Region: French lose patience in slump
Voters increasingly frustrated with François Hollande's lack of strategy
Posted: March 20, 2013
A majority of French voters don't believe President François Hollande is doing enough to improve the nation's economic prospects, but the Socialist Party leader is hamstrung by his election promises, as well as his own party, from pursuing the sort of reforms that could revitalize the eurozone's second-biggest economy.
Since he took office 10 months ago, Hollande's approval rating has plummeted: from a 63 percent high in June of last year to between 30 percent and 37 percent according to recent TNS-Sofres and Ifop polls, respectively.
The president took to the countryside March 11 in an attempt to boost his popularity, touring provincial France to reconnect with "real" people, but a visit to Dijon, a left-wing electoral stronghold, turned out a public relations catastrophe.
German weekly Der Spiegel reported a young man demanding of the president, "Monsieur Hollande, where have your promises gone?" French newspaper Le Monde heard another resident saying, "We're still waiting for your change, François." It wasn't the reception Hollande's political advisers had hoped for.
Given the country's economic situation, French voters' dissatisfaction with the president is hardly surprising. Unemployment is at a 14-year high and still climbing, despite Hollande promising to reverse the curve before the end of this year. Youth unemployment stands at 25 percent.
The French economy shows almost no growth, forcing the government to postpone another promise it made: to reduce the deficit to under 3 percent of gross domestic product as required by the European fiscal treaty. The shortfall was expected to come in at 4.5 percent in 2012 and will be about 3.7 percent this year, Hollande said in Dijon.
The European Commission may give France another year to meet its treaty obligations, but only if it enacts more comprehensive reforms that would improve the country's competitiveness relative to other members of the single currency union. Even if Hollande were to embrace plans to that effect, however, lawmakers of his own left-wing coalition might block them.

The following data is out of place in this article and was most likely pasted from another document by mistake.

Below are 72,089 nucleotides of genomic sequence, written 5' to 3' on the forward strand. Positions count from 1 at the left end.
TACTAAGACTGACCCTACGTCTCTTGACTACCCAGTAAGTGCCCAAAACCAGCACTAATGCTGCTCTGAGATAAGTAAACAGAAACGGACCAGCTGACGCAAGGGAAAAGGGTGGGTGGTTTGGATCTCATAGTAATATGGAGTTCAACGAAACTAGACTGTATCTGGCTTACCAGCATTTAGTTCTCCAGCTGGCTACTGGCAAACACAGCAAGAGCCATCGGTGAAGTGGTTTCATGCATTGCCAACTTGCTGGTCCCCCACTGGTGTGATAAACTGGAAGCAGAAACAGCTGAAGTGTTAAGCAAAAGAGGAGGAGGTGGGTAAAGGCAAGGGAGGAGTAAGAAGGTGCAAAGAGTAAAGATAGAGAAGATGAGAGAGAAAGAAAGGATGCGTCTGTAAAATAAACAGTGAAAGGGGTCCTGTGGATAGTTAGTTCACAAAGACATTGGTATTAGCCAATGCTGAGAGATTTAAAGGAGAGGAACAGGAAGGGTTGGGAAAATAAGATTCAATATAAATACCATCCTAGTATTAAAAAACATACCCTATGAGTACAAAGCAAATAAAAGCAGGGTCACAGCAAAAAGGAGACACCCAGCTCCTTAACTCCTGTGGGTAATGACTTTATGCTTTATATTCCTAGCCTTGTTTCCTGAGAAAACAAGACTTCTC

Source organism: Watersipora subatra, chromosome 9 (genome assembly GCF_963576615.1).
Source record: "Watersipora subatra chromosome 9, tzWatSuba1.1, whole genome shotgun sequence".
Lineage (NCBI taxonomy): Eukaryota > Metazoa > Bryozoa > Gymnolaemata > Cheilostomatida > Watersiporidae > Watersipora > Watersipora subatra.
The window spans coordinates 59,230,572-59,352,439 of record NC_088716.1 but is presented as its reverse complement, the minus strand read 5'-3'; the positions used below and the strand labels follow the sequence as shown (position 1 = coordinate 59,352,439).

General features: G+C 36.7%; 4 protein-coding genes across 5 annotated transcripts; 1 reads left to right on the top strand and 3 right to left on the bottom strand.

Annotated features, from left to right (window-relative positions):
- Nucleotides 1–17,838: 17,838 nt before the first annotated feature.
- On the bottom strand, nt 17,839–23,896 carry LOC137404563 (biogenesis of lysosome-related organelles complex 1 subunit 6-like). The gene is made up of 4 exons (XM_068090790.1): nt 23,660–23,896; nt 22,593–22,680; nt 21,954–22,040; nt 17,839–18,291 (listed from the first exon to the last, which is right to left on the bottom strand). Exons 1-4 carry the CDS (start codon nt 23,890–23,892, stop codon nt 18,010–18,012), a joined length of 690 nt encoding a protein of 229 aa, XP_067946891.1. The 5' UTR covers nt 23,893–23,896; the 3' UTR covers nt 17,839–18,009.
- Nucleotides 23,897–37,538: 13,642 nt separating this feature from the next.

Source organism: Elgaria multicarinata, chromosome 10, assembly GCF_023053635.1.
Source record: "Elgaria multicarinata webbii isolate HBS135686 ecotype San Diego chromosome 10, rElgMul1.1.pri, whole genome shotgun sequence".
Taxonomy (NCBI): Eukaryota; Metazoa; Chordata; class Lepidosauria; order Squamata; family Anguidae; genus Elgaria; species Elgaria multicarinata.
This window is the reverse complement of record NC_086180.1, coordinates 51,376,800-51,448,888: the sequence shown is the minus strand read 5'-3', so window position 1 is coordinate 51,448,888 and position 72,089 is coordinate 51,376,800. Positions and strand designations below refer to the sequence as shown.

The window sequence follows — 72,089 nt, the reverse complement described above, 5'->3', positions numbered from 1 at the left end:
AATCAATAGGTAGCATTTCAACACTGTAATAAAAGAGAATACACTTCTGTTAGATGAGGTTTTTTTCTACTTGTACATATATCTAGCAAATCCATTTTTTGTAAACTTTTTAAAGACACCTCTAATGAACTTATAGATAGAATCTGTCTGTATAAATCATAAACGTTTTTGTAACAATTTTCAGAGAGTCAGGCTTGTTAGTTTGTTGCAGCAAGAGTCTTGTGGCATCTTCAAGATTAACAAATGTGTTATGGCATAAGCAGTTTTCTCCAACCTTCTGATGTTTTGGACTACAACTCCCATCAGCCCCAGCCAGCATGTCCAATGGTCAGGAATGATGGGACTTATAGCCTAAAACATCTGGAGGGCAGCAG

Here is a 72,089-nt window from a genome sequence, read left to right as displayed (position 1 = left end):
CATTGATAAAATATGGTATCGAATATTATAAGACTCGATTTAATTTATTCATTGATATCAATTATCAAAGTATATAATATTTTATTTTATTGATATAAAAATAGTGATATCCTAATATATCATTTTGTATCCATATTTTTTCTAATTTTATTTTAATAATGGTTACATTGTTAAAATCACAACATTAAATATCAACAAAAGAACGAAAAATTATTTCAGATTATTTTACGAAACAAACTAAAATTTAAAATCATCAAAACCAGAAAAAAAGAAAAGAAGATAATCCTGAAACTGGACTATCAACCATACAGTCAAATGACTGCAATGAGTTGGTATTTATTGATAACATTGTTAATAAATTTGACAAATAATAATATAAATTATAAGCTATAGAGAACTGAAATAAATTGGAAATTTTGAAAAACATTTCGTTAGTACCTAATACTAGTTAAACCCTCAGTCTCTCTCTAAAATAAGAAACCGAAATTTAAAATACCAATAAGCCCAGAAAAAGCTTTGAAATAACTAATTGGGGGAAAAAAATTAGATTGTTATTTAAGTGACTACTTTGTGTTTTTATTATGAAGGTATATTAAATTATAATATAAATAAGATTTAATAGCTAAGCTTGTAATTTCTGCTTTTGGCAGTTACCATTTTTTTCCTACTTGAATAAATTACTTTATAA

France's lackluster growth stems in part from high labor costs. The average hourly labor cost of $43 compares with $36 in neighboring countries. But labor reforms, which could include a 40- instead of 35-hour working week, as is the norm in the rest of Europe, or lower social insurance contributions from employers, are anathema to Hollande's Socialists and their trade union allies.
French government spending accounts for more than half of annual economic output - far above the European average - and finances entire industries, including electricity, postal services and railways that the left does not want to privatize. Tax increases enacted last year have only made France less attractive to international businesses and investors, but deeper spending cuts are similarly unacceptable to Socialist Party legislators.
Yet it is not so much Hollande's leftist economic policy that disappoints voters, who are more concerned their country lacks a coherent economic policy overall.
Commentators who were previously willing to give the president the benefit of the doubt now complain he hasn't put forth a "vision" for France. A CSA survey conducted for Les Échos, a financial newspaper, found that 55 percent of French voters believe the government "doesn't know where it's going" on economic and fiscal policy. Hollande insists on "rigor" in public sector spending, but resists "austerity." He recognizes the need for fiscal consolidation but won't advocate further deficit reduction measures. French voters are left wondering what exactly he does intend to do.
Nick Ottens can be reached at
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